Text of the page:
“Gloom” has been in use since the late 1500s, primarily defined: “An indefinite degree of darkness or obscurity, the result of night, clouds, deep shadow, etc,” though the OED definition is careful to note that the word is “Originally poetic, and still somewhat rhetorical in use. By association with the figurative sense, the word has latterly tended to denote a painful or depressing darkness…” (OED “Gloom,” emphasis original).
The first use-example of “gloom” in the figurative sense is from 1744, and reads, “The Face of Nature, said he, will perhaps dispel these Glooms” (OED “Gloom”). So the figurative meaning was in vogue by the era of my corpus, as was this idea, above, that nature can alleviate human sadness, or gloom specifically. This is an illustrative example of a prominent attitude in at least the earlier works in the corpus.
In Captain Walton’s letters, in Frankenstein, Shelley writes that the wilderness should have the power to elevate Frankenstein’s melancholy soul:
“…but many things will appear possible in these wild and mysterious regions which would provoke the laughter of those unacquainted with the ever-varied powers of nature…” (n.p. Letter from August 19th, 17–).
One of the early projects of ecocriticism was to point out the ways in which we (humans) project our meanings and needs onto the natural world around us, as above in Frankenstein, disappearing into the woods in order to find solace, clarity, escape from society. So, a vessel for emotion, and a place of solace (from an increasingly urban world) are some of the early (1818) ways that this corpus uses the idea of the natural world. What other ways does this corpus think about the relationship of the human and the nonhuman?
This is only very early work for my project, but in the relationship of “gloom” to “bright,” a transactional attitude is brought to the fore: the character enters the natural world in hopes of shedding some of their human suffering. What is the relationship of these literary attitudes to the ongoing industrialization of the 1800s?
And more importantly, what are the effects of literary/cultural attitudes towards the natural world? In other words, why does it matter? Historically, attitudes towards nature have been dynamic and ultimately extractive. But they also—and cultural products like novels and movies perpetuate these ideas—can be actively harmful, especially to peoples who are already marginalized. William Cronon has written that, in western thought, nature has shifted from a wasteland to a place of romantic sublime self-discovery. In America, a vessel for “rugged individualism”—the frontier. It is also, he writes, an escape from tiring, urban modernity, a tourist destination, a mirror for the self-image of the wealthy and middle classes. Cronon raises the issue that, with the creation of the Glacier National Park as “the illusion of [the tourists’] nation in its pristine original state,” the Blackfeet people were shut out of that land, which was never ceded by treaty (36, 38). The idea of wilderness shifts, and is bound up in dominant philosophies of extractivism, capitalism, colonialism. In exploring the ways that these novels represent the natural world, (in the models I’m training) I hope to trace some of the ideological shifts that went on; the novelistic movements that spread and bred the next movements. Essentially: what is the role of the novel in early climate change? How do these novels engage with the natural environment and extractive mentalities? And what is their connection/implication with popular socio economic ideologies that bred early climate change?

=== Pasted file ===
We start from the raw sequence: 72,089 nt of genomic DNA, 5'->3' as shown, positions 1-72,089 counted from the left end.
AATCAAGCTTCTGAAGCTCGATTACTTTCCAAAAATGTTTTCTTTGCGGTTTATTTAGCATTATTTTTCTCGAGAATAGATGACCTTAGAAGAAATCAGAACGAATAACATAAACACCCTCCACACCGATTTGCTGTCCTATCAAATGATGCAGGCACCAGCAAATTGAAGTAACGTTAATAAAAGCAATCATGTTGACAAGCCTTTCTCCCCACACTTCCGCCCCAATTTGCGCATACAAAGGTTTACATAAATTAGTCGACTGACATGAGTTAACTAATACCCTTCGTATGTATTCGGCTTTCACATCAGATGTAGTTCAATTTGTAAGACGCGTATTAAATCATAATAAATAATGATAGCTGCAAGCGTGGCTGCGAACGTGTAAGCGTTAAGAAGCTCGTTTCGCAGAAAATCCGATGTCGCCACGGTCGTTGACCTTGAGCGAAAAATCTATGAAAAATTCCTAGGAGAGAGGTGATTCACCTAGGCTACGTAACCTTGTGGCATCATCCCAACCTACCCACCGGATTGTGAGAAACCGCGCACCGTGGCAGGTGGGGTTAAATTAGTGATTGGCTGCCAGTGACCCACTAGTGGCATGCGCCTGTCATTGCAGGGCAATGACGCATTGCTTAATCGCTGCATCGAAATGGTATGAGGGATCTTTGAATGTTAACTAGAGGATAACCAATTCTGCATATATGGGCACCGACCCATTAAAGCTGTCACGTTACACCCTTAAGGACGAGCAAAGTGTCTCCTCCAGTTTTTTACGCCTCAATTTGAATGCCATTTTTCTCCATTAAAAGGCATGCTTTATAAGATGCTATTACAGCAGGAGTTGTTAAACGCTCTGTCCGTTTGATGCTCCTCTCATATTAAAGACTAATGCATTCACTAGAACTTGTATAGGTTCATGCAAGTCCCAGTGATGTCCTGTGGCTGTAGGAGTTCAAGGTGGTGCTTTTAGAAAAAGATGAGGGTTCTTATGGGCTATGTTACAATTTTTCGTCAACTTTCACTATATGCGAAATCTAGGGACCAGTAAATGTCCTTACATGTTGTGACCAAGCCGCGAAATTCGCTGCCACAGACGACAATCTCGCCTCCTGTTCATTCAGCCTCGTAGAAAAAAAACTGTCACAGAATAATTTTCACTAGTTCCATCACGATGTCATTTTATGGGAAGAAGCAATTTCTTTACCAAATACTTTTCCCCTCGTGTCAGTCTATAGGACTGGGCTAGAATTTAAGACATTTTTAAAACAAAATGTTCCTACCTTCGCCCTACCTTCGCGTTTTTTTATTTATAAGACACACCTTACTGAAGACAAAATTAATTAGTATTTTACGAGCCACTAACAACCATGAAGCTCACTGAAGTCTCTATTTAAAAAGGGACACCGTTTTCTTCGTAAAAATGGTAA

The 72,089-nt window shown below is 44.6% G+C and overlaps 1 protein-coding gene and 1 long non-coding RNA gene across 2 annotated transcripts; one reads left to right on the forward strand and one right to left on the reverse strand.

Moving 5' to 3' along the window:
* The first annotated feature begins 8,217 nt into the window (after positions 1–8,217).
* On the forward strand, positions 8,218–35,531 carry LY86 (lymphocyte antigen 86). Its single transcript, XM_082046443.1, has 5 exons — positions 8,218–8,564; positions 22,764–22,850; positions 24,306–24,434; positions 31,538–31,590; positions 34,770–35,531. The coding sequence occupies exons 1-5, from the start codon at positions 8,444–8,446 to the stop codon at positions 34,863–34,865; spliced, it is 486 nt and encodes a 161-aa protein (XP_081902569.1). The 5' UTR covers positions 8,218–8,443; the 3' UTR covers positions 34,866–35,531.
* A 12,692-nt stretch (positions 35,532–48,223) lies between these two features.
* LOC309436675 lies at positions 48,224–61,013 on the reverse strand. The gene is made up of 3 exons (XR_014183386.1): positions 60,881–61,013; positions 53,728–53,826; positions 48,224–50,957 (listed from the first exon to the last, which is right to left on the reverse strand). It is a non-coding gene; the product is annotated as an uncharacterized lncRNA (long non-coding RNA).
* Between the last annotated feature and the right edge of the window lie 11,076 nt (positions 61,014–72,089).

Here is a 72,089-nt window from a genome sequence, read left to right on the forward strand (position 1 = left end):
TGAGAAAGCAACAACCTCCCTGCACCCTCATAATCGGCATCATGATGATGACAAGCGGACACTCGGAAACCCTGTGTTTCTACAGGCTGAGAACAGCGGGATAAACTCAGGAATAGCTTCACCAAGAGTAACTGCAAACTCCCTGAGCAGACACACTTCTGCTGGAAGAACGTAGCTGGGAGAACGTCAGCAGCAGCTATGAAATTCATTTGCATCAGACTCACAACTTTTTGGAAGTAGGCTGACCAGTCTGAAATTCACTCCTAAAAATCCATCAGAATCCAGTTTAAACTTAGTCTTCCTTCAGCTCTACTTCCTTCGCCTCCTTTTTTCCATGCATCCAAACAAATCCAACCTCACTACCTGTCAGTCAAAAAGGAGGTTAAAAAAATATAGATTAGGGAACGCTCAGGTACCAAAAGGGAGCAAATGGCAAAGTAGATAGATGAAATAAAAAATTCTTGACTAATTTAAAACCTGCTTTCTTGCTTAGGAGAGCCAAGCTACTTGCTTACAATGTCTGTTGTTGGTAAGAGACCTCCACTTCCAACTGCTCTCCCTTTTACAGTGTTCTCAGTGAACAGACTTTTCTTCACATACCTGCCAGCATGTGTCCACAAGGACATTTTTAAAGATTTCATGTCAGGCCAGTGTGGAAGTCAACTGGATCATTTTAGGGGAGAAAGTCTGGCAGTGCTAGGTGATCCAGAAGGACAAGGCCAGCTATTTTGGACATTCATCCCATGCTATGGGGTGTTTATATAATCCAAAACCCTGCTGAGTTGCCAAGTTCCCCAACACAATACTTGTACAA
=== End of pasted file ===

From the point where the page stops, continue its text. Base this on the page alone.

These are all questions I’m excited to engage with as I become more comfortable in the RStudio work environment. Going forward, I have some more cleaning to do (that word2vec helped me find), and I’d like to round out my genres. But I am so excited about the running start these walkthroughs gave me.
Cronon, William. “The Trouble With Wilderness: Or, Getting Back to the Wrong Nature.” Out of the Woods, edited by Char Miller and Hal Rothman, University of Pittsburgh Press, 1997, pp.28-50. JSTOR, https://www.jstor.org/stable/j.ctt7zw9qw.8. Accessed 27 Nov. 2020.
Crutzen, Paul and Stoermer, Eugene. “The ‘Anthropocene.’” Newsletter of the International Geosphere-Biosphere Programme, May 2000, pp.17-18. http://www.igbp.net/download/18.316f18321323470177580001401/1376383088452/NL41.pdf. Accessed 1 Dec. 2020.
“gloom, n.1.” OED Online, Oxford University Press, September 2021, www.oed.com/view/Entry/79084. Accessed 17 September 2021.
Shelley, Mary. Frankenstein. Project Gutenberg, prepared by Judith Boss, Christy Phillips, Lynn Hanninen, and David Meltzer. https://www.gutenberg.org/files/84/84-h/84-h.htm. Accessed 1 Dec. 2020.